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9.47 pm

The Minister of State, Department of Health (Mr. John Hutton): The hon. Member for Runnymede and Weybridge (Mr. Hammond) described the debate as predictable. I would prefer to describe it as fairly comprehensive. We have heard nine Back-Bench speeches, beginning with the speech by the former Secretary of State, the right hon. Member for South-West Surrey (Mrs. Bottomley). Much to the surprise of my right hon. and hon. Friends, she began with an apology. It was not, however, the one that many patients and the public

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would have liked her to make. We would have preferred her to apologise for her stewardship of the NHS. Sadly, she declined to do so.

Much to our surprise, the right hon. Lady dismissed NHS Direct as trivial and marginal. She should say that to the 500,000 people who have used the service, and she could learn about the contribution that the nurse-led service has made for many people.

Mrs. Virginia Bottomley: Does the Minister believe that the two children with head injuries who were not seen within one and a half hours at the local accident and emergency department and finally went home could have been helped by NHS Direct?

Mr. Hutton: Obviously, I do not have the details of that case. If the right hon. Lady refers it to me, I will look into it. However, lives have been saved as a result of NHS Direct, and it was sad and unfortunate that she and her right hon. and hon. Friends declined to acknowledge that.

My hon. Friend the Member for Wakefield (Mr. Hinchliffe) mentioned the importance of public health--rightly so--and the importance that we have placed on tackling health inequalities. He referred also to "The Common Sense Revolution"--a document recently published by the official Opposition. It is true to say that only in the modern Tory party could common sense ever be described as revolutionary.

The hon. Member for North Devon (Mr. Harvey) made a thoughtful speech, but he was weak on the arithmetic and in his appreciation of the £21 billion of additional resources going into the NHS over the next three years. Like many Opposition Members, he called for more money to be spent on the national health service, but when asked by the hon. Member for Runnymede and Weybridge, he declined to say how much more he wanted to spend.

At the election, the Liberal Democrats promised to spend an extra £540 million per year on the national health service. The hon. Member for North Devon might want to contradict that. We have done significantly better, exceeding that target within the first two and a half years of the Parliament, even without taking into account the additional resources available to the NHS under the comprehensive spending review.

Mr. Harvey: The hon. Gentleman refers to pledges at the election. They were on top of NHS inflation. The Government have tried to dupe the nation by bundling up NHS inflation and holding it back until the second half of the Parliament to make people think that the money was on top of what they should have been expecting. The fact is that by the end of this Parliament, the Government will not have increased health service spending as much as the Conservatives did when they were in office.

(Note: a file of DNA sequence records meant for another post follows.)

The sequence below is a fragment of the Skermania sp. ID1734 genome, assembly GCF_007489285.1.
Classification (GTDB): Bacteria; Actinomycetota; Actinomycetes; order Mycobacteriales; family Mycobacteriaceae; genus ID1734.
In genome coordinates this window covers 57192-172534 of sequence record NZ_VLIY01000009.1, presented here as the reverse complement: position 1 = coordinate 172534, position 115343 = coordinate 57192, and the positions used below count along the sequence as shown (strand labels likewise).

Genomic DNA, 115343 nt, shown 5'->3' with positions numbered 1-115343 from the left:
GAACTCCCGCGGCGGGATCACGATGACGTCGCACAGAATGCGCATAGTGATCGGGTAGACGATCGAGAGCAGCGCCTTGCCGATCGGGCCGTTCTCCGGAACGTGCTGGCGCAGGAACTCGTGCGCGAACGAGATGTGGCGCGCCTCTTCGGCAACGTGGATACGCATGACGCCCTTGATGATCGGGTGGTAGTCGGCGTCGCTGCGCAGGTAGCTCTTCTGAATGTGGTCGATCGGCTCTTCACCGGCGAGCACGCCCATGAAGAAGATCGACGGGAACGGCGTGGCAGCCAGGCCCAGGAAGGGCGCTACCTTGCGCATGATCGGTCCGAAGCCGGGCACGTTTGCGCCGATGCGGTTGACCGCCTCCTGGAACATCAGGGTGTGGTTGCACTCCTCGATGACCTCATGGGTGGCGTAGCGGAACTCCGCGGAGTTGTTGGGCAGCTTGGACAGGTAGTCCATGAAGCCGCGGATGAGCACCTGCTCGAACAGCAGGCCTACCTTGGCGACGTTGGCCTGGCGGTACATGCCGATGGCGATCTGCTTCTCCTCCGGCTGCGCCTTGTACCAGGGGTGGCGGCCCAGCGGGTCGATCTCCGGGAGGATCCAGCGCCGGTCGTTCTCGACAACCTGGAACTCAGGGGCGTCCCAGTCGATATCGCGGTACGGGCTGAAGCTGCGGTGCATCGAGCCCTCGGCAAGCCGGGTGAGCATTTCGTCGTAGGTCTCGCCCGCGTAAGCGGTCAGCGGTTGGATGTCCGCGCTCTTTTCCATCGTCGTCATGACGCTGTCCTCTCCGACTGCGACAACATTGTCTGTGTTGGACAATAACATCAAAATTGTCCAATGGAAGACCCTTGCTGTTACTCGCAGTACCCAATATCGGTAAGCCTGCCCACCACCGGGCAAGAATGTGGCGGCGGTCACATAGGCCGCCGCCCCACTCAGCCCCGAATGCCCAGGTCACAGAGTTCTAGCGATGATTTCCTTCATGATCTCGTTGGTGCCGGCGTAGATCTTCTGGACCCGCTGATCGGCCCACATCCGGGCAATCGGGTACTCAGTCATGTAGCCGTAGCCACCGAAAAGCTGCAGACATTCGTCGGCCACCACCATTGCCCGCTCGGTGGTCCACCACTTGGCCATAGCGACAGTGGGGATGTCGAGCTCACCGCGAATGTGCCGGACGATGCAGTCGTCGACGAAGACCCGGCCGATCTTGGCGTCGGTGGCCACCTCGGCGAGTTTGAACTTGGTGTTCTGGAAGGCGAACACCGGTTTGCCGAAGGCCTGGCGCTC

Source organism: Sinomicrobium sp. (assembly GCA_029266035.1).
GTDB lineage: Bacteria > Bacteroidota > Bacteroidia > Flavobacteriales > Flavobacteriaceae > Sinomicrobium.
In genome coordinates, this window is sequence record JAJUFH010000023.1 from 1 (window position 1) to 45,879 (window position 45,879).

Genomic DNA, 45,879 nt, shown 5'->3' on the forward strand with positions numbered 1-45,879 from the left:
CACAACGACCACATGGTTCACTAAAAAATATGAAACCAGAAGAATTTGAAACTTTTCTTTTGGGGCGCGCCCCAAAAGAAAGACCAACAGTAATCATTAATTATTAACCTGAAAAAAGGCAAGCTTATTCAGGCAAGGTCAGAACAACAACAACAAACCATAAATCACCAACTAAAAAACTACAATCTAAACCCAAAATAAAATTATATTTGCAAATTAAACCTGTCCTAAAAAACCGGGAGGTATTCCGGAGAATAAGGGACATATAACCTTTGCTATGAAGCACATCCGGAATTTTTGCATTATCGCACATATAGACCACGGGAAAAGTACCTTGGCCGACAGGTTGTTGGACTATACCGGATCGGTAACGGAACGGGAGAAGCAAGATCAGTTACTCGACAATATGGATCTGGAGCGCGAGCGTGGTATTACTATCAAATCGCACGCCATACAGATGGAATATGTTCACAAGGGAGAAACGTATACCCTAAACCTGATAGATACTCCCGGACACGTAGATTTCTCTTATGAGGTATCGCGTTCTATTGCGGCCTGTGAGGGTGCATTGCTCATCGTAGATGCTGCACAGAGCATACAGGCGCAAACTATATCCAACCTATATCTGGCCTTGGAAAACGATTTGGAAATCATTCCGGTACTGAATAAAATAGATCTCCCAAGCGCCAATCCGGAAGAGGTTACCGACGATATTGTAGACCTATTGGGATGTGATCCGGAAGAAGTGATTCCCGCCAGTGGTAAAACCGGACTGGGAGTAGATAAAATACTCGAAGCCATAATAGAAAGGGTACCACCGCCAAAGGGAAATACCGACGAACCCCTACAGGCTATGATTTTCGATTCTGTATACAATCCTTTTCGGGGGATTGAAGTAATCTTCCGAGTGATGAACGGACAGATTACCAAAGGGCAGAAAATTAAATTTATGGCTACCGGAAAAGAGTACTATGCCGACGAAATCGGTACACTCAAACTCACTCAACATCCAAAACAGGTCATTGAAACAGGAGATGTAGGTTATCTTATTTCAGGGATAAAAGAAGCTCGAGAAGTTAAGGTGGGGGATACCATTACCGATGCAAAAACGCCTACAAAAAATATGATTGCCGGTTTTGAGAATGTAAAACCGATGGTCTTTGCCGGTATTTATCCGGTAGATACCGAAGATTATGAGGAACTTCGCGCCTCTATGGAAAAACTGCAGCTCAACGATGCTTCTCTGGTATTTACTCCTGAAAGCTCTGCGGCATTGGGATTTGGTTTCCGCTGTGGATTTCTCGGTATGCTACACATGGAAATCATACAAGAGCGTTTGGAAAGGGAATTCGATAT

Mr. Hutton: I repeat, I do not think that arithmetic is the hon. Gentleman's strong point. He is wrong about the figures.

However, the hon. Gentleman coined a good soundbite about the new Tory policies on the national health service, saying that they would replace the postcode lottery that we inherited with a new tax code lottery. That would be the effect of Conservative policies. They will be rumbled and rejected by the people of this country.

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I welcome the support of my hon. Friend the Member for Wirral, West (Mr. Hesford) for the action that we have taken to improve mental health services, particularly his welcome for the national service framework that we published recently. It will help to drive up standards and improve the quality of care for millions of people who suffer from mental health problems and turn to the national health service for support. I am also grateful for his support for our initiative on health action zones.

The hon. Member for Spelthorne (Mr. Wilshire) complained about propaganda and then indulged in a serious dose of it. He has probably recently arrived in the Chamber with copies of the press release that I am sure he had written before he made his speech. We all look forward to reading that press release in his local papers.

Mr. Wilshire: That is yet another Labour lie. The Minister might care to know that I have with me a petition signed by 25,000 of my constituents and that his party in my constituency helped to organise it, because even the local Labour party thinks that he is wrong.

Mr. Hutton: I am sure that the hon. Gentleman will not mind if I do not take his word for that. I should like to point out some of the facts to which he conveniently failed to refer. The cash growth for West Surrey health authority this year is nearly £20 million, which is a 3 per cent. real terms increase. He and other Conservatives who referred to the situation in Surrey conveniently forgot to refer to the £9 million that is going into the new accident and emergency department at St. Peter's hospital, or the £4 million scheme that has now been approved to redevelop the Weybridge community hospital in the constituency of the hon. Member for Runnymede and Weybridge. It is unfortunate but predictable that the good news stories about the NHS always slip through the fingers of Conservative Members.